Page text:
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Bruno v. Greenlee

filed: January 20, 1978.



Seitz, Chief Judge, Garth, Circuit Judge, and Brotman, District Judge.*fn*

Author: Per Curiam


Appellant Frank Bruno challenges the denial of his petition for a writ of habeas corpus, 28 U.S.C. § 2241. The question presented on appeal is whether a prisoner's prior criminal sentence is interrupted as a matter of law by a civil contempt citation, 28 U.S.C. § 1826(a),*fn1 when the sitting judge does not expressly provide therefor. We hold that the criminal sentence is interrupted and affirm the denial of the habeas corpus petition.

Appellant was convicted of conspiracy to obstruct the enforcement of the criminal law and was sentenced to a two-year term of incarceration which commenced on August 15, 1974. The United States Attorney subsequently obtained a writ of habeas corpus ad testificandum to secure appellant's presence before the Grand Jury in the Western District of Pennsylvania. Despite a court order, Bruno refused to testify, and on January 23, 1975 was adjudged in contempt pursuant to Section 301 of Title III of the Organized Crime Control Act of 1970, 28 U.S.C. § 1826(a). On March 17, 1975 the judge amended the contempt order, transferring Bruno from Allegheny County Jail to the United States Penitentiary, Lewisburg, Pennsylvania. Both orders provided that the incarceration would continue for the maximum statutory period unless appellant agreed to testify. Neither order made reference to Bruno's prior criminal sentence, which the Bureau of Prisons interrupted for the 545 days of the civil contempt sentence. As a result, appellant's full term date was extended from August 14, 1976 to February 10, 1978.*fn2 On September 3, 1976, appellant filed a petition for a writ of habeas corpus which was denied by the district court on February 25, 1977. This appeal followed pursuant to 28 U.S.C. § 1291.

Appellant concedes that a district court judge has the power to interrupt a criminal sentence in an order of civil contempt. In re Grand Jury Investigation (Hartzell), 542 F.2d 166 (3rd Cir. 1976); Anglin v. Johnston, 504 F.2d 1165 (7th Cir. 1974), cert. denied, 420 U.S. 962, 43 L. Ed. 2d 440, 95 S. Ct. 1353 (1975); In re Grand Jury Proceedings (Thurmond), 534 F.2d 41 (5th Cir. 1976); Williamson v. Saxbe, 513 F.2d 1309 (6th Cir. 1975); Martin v. United States, 517 F.2d 906 (8th Cir.), cert. denied, 423 U.S. 856, 46 L. Ed. 2d 81, 96 S. Ct. 105 (1975). He argues, however, that a presumption of concurrency requires that his civil sentence run concurrently with his prior criminal sentence in the absence of an express suspension.

Assuming without deciding that there is such a presumption of concurrency, it is rebutted by the clear purpose of 28 U.S.C. § 1826(a). The Organized Crime Control Act of 1970 was designed to strengthen the ability of the federal government to handle the problems surrounding secret organized criminal activity. Section 1826(a) authorizes civil confinement of recalcitrant witnesses; "its purpose is to secure the testimony through a sanction, not to punish the witness by imprisonment." 1970 U.S. Code Congressional and Administrative News, 4022. The incentive to testify is created by the availability of release from confinement as soon as the potential witness cooperates with the government and gives his testimony. To create such an incentive for one already in prison, the running of the criminal sentence must be interrupted so that the inmate has the option of shortening his total prison time immediately by testifying and thus terminating the civil sanction. To hold that the prior criminal sentence is not interrupted would negate the benefits to be derived from testifying and thus immunize the incarcerated witness from the coercive sanction of § 1826(a), a result contrary to Congressional intent. Martin v. United States, supra at 908.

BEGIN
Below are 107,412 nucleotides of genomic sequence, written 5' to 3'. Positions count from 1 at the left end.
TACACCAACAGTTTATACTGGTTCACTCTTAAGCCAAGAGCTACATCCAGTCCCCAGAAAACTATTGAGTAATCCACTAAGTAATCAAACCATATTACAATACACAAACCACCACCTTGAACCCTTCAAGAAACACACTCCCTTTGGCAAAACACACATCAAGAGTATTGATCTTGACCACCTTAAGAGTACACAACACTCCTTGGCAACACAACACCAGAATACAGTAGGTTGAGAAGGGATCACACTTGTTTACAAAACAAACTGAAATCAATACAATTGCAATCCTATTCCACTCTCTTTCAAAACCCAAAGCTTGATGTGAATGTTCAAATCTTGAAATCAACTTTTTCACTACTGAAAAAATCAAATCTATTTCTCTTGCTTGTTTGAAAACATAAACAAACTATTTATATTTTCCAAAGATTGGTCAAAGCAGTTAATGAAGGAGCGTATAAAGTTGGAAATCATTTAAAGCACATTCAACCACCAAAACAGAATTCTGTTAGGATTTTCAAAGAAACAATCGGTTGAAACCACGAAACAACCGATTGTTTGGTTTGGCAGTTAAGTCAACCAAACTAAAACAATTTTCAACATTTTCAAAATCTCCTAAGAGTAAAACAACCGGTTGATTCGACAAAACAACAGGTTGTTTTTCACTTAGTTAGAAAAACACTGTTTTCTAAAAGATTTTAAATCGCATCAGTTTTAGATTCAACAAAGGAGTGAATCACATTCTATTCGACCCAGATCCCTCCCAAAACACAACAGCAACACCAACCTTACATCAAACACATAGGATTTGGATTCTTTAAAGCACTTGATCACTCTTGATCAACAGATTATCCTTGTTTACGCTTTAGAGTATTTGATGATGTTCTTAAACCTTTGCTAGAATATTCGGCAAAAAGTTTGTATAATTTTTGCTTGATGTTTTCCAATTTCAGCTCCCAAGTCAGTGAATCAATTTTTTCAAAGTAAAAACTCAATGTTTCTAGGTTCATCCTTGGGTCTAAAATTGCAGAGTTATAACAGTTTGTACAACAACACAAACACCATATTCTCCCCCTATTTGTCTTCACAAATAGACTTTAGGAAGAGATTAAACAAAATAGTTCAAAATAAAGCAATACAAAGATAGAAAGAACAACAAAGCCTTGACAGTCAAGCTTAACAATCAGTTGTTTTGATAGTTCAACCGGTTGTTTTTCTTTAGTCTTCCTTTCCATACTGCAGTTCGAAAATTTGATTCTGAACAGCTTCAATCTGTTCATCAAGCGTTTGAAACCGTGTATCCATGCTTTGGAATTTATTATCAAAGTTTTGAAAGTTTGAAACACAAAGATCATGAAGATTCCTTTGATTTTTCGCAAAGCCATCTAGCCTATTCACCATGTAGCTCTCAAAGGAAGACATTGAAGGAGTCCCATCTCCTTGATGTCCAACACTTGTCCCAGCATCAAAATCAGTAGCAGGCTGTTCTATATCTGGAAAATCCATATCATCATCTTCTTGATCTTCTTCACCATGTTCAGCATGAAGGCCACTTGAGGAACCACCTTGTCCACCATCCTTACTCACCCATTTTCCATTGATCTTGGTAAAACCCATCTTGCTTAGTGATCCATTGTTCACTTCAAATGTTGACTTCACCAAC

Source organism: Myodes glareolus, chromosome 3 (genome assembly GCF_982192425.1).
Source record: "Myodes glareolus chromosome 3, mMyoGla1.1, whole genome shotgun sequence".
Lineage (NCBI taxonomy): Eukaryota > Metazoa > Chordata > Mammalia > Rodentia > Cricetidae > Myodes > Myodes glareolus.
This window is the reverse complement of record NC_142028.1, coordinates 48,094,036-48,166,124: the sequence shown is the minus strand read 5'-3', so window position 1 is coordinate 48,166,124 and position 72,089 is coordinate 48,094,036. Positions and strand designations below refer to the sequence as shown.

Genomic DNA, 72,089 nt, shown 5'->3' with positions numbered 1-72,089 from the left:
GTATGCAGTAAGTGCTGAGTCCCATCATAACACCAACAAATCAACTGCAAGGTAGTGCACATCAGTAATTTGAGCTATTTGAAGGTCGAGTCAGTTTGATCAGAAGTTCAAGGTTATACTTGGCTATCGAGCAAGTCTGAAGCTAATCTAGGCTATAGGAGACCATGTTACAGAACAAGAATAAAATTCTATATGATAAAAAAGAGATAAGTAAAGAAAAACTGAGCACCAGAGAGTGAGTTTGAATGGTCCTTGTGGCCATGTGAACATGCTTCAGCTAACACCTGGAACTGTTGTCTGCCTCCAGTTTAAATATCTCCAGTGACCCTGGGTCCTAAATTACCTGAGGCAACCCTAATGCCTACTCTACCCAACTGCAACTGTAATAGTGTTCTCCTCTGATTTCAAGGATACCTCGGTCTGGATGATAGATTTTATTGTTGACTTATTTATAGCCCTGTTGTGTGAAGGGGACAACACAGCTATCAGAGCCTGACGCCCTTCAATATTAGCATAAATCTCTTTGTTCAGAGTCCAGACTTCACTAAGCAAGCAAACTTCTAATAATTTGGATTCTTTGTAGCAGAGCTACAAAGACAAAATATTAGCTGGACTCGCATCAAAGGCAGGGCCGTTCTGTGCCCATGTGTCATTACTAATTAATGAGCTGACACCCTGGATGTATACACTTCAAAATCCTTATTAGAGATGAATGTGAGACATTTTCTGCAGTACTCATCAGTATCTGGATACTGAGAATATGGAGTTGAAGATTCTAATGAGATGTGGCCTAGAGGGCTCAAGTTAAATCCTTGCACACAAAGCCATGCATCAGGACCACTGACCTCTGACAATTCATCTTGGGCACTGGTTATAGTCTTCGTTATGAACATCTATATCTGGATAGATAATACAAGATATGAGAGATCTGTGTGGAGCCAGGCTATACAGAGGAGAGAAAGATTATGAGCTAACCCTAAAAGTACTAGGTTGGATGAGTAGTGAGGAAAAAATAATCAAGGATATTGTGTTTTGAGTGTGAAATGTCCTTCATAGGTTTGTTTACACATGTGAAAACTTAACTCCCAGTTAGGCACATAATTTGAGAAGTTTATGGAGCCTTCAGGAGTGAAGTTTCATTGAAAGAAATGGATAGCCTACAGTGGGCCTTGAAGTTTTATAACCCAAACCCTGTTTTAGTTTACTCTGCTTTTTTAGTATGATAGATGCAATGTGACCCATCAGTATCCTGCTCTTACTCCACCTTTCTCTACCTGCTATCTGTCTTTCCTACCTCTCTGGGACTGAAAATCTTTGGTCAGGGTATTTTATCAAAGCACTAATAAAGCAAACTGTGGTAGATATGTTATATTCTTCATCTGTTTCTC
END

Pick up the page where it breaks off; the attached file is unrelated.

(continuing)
This Circuit has previously recognized the importance of interrupting the criminal sentence.

The coercion of § 1826 would be meaningless against prisoners if credit against the original sentence must be given for time spent in confinement for civil contempt. Certainly the law-and-order spirit which motivated Congress to enact § 1826 would be inconsistent with an intention that it provide a remedy useless against prisoners. In re Grand Jury Investigation (Hartzell), supra at 169.

The Seventh Circuit has indicated that it also would hold the criminal sentence interrupted as a matter of law. In Anglin, supra, the judge ordering civil contempt did not specify the interruption of the prior sentence until after a question had been raised as to the effect of his order. The court concluded that even absent the later explanatory order, the sentence would be suspended, 504 F.2d at 1169 n.4, for "to permit petitioner to credit the contempt time against the criminal sentence would 'remove the incentive . . . to compel the testimony sought' and render the statute nugatory when applied to a prisoner presently incarcerated." 504 F.2d at 1169.

The Eighth Circuit agrees.

Thus, the question is not whether the District Court had the power to interrupt the presently running criminal sentence, but whether the civil contempt sentence validly imposed by the court for violation of § 1826(a) operates to interrupt the prior criminal sentence. We hold that it does. Martin v. United States, supra at 909.

Accordingly, in the absence of an express direction as to whether the sentence for civil contempt interrupts or is concurrent with a prior criminal sentence, the prior sentence shall be interrupted.*fn3 ...

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